Migraine is one of the most common neurovascular disorders with noticeable genetic predisposition. Understanding the mechanisms of migraine will lead to more specific treatments. Serotonin (5-HT) is an extracellular signaling molecule with a multitude of functions in the central nervous system (CNS) and in the periphery. There is a significant body of evidence implicating that migraine may result from a chronic low 5-HT disposition. Nevertheless, the causal relationship between abnormal 5-HT level and the manifestation of migraine headache has not been firmly established. Even less is known about the contribution of central versus peripheral 5-HT to migraine pathophysiology. The Lmx1b conditional knock-out mice (Lmx1bf/f/p) offers a unique opportunity to address these questions. Adult Lmx1bf/f/p mice lack almost all the central serotonergic neurons in the brainstem, whereas 5-HT expression in the periphery is not affected. In this project we propose to use the Lmx1bf/f/p mice in combination with molecular and pharmacological approaches to explore the contribution of 5-HT system to migraine pathophysiology, emphasizing on elucidating the role of central versus peripheral 5-HT in the generation of migraine headache. We hypothesize that chronic low 5-HT state result in the hyperexcitation of: 1) the brain areas that respond to migraine triggers;2) the trigeminovascular pathway subserving head pain or 3) both;thereby increasing the susceptibility to migraine headache. In the first aim we will investigate whether the Lmx1bf/f/p mice exhibit increased susceptibility to cortical spreading depression (CSD) - a stimulus that mimic migraine trigger. The CSD properties will be used as a marker to monitor cortical excitability.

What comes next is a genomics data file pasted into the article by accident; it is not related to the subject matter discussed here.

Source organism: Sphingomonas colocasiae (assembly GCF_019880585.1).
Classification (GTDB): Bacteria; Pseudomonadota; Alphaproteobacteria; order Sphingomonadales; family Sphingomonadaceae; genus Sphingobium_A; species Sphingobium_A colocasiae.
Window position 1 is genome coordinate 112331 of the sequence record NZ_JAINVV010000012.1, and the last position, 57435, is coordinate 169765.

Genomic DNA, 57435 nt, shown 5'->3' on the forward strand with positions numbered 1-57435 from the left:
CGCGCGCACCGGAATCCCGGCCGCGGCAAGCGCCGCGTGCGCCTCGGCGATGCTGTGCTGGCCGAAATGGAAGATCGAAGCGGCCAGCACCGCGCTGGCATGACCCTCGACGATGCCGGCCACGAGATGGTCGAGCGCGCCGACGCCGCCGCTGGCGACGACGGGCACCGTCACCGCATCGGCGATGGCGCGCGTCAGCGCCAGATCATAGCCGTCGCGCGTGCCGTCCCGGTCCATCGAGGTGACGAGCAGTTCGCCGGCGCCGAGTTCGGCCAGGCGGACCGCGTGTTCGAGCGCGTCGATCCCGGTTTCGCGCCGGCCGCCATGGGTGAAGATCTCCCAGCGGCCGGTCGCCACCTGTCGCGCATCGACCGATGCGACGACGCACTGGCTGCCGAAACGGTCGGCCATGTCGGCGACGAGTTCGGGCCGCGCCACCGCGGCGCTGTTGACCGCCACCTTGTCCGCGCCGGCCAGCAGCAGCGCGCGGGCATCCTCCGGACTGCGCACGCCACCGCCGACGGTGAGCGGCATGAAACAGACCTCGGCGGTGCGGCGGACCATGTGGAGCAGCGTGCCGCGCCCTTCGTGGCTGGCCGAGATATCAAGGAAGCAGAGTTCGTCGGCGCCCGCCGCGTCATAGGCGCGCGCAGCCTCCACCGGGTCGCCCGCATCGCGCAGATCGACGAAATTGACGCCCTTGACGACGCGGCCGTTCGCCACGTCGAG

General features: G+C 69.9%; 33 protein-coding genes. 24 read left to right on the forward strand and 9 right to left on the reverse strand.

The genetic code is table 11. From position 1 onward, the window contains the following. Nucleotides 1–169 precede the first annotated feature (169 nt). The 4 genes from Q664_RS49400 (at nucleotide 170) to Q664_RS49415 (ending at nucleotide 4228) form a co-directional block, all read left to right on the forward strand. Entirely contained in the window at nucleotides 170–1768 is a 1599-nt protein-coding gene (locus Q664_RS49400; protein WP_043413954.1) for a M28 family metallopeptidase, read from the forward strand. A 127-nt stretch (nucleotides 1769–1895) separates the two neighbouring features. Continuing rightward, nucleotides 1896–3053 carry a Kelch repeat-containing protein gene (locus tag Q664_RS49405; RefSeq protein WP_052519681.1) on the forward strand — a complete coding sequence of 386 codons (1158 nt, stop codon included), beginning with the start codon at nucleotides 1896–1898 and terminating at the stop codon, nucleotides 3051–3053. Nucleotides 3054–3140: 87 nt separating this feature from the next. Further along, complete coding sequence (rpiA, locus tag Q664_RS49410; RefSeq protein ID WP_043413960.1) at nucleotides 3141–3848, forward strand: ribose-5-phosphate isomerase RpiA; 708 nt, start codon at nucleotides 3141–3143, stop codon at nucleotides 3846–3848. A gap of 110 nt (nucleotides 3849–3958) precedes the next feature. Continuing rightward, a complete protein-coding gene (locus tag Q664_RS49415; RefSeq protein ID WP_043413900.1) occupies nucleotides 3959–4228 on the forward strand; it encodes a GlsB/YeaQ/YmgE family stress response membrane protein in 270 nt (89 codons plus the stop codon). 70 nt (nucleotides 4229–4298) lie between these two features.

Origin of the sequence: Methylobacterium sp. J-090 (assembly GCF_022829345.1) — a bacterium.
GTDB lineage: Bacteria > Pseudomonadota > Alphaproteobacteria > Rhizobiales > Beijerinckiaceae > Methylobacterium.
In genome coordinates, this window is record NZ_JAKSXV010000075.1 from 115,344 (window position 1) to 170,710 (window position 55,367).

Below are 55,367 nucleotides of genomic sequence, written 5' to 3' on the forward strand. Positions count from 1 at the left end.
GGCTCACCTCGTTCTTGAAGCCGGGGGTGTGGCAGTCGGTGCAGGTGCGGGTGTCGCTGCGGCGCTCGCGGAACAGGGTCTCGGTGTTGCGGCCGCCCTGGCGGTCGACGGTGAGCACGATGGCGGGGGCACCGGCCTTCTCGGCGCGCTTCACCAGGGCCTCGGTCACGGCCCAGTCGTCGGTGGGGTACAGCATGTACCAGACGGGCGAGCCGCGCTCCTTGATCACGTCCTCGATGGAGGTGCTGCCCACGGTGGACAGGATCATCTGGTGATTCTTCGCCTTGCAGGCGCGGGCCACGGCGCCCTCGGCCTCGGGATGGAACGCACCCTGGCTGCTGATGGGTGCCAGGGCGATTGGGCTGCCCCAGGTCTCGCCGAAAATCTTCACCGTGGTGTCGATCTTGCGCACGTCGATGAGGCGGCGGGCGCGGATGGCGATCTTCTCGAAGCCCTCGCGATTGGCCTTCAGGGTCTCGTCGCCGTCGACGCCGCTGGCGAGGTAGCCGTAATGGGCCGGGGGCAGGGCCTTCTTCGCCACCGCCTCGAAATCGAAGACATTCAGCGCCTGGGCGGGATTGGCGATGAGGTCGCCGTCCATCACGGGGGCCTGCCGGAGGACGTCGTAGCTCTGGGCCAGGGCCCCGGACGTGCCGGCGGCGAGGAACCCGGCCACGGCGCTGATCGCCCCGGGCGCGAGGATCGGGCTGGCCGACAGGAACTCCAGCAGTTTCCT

The second aim of the proposal addresses whether the lack of central 5-HT neurons affects the excitability of the trigeminovascular pathway per se. The pattern of Fos protein expression in cervical/medullary dorsal horn will be used to monitor the activity of the trigeminal nociceptive pathway. Finally, we will pharmacologically deplete the peripheral 5-HT in Lmx1bf/f/p mice to see if this affects the excitability of the 'migraine circuit'. And if so, whether the effects of central and peripheral 5-HT on migraine circuit is additive, synergistic or antagonistic. Together, these experiments will offer valuable insights into the contribution of central and peripheral 5-HT system to migraine pathophysiology. The work proposed here will set a stage that allows us to further advance our understanding of the migraine pathophysiology as well as progression. This will greatly facilitate drug development for both preventive and palliative therapies of migraine.
Migraine is one of the most common neurological disorders and is an enormous burden to the healthcare system. Despite the recent advances in migraine research, our understanding of the mechanisms underlying migraine pathophysiology, especially the progression, is still limited. In this project we propose to use mice that lack central serotonergic neurons as a model system to study how the alteration of serotonin level affects the gain of the 'migraine circuit'. The outcome of this study will greatly facilitate drug development for both preventive and palliative therapies of migraine headache.